DEA To Finally Allow Companies To Grow Marijuana For Research Purposes
After years of large silence on the issue, the US Drug Enforcement Administration (DEA) has published its first guidelines on how to apply for licenses to grow cannabis for research purposes. The decision comes less than a year after the US Congress passed a law calling for more marijuana research and more than two years after the legalization of marijuana for recreational use.
Like almost everything else these days, the bill has strong bipartisan support, from both Democrats and Republicans in the House and Senate.
The changes will open the door to better marijuana research in the US, and the new rules will take effect on January 19. The DEA issued preliminary and final rules in March, but comments were sought from interested parties and minor adjustments were made to the rules before the final rule was published in the federal register.
It has been a slow, arduous process to enforce the new rules and changes, but it is a step in the right direction for marijuana research.
This rule change will finally allow companies to obtain licenses for the cultivation of cannabis for research purposes. At some point in the last 50 years, only the University of Mississippi has been allowed to grow marijuana. Researchers filed a lawsuit against the DEA after a delayed hearing, saying cannabis was as safe as cannabis anyone could buy at a pharmacy.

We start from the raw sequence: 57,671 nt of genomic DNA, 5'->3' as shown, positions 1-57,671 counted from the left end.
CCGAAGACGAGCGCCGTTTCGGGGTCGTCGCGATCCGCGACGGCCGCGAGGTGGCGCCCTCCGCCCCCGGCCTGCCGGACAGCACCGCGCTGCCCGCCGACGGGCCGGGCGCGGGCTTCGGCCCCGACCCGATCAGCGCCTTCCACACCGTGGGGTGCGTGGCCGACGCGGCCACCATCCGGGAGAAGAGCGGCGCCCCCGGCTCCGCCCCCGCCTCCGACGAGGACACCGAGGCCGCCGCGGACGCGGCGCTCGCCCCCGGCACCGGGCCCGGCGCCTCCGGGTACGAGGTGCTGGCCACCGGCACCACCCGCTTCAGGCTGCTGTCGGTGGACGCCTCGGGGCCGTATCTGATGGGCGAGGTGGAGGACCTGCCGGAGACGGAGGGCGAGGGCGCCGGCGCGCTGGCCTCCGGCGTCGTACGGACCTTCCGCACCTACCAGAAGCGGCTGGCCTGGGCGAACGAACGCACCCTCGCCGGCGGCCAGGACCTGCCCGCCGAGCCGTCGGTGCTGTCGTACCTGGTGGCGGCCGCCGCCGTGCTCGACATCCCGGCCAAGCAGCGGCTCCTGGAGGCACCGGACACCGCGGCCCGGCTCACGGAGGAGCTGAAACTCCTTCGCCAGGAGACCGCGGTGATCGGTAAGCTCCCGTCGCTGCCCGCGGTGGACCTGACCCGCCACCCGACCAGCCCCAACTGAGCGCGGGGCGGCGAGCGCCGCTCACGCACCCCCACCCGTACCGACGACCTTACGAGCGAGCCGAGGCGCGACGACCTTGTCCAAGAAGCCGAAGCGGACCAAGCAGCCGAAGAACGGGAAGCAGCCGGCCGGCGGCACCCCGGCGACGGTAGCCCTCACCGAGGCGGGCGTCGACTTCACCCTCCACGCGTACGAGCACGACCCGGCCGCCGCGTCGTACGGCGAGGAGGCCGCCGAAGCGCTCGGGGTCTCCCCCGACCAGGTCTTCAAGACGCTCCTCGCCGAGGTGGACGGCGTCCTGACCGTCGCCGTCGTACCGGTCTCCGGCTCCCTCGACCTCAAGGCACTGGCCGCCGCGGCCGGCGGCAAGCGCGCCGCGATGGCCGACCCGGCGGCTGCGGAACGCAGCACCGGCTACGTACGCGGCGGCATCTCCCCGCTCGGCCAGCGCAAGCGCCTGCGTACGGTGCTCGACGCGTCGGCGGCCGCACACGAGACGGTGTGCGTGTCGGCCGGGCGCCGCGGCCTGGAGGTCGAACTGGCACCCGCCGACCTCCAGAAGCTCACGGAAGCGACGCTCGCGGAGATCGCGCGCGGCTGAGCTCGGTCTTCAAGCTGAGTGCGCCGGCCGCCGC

This has led to researchers in the US falling behind their counterparts in other countries in their research on the safety and efficacy of cannabis as a drug for research purposes.
The DEA continues to spend vast sums to seize and seize millions of pounds of marijuana, sometimes simply paying contractors to burn it. This situation has remained the same, although the DEA announced in 2016 that it would develop rules that allow entrepreneurs to grow cannabis for research purposes. The final rules will come after the US House of Representatives and Senate passed a bill to expand cannabis research.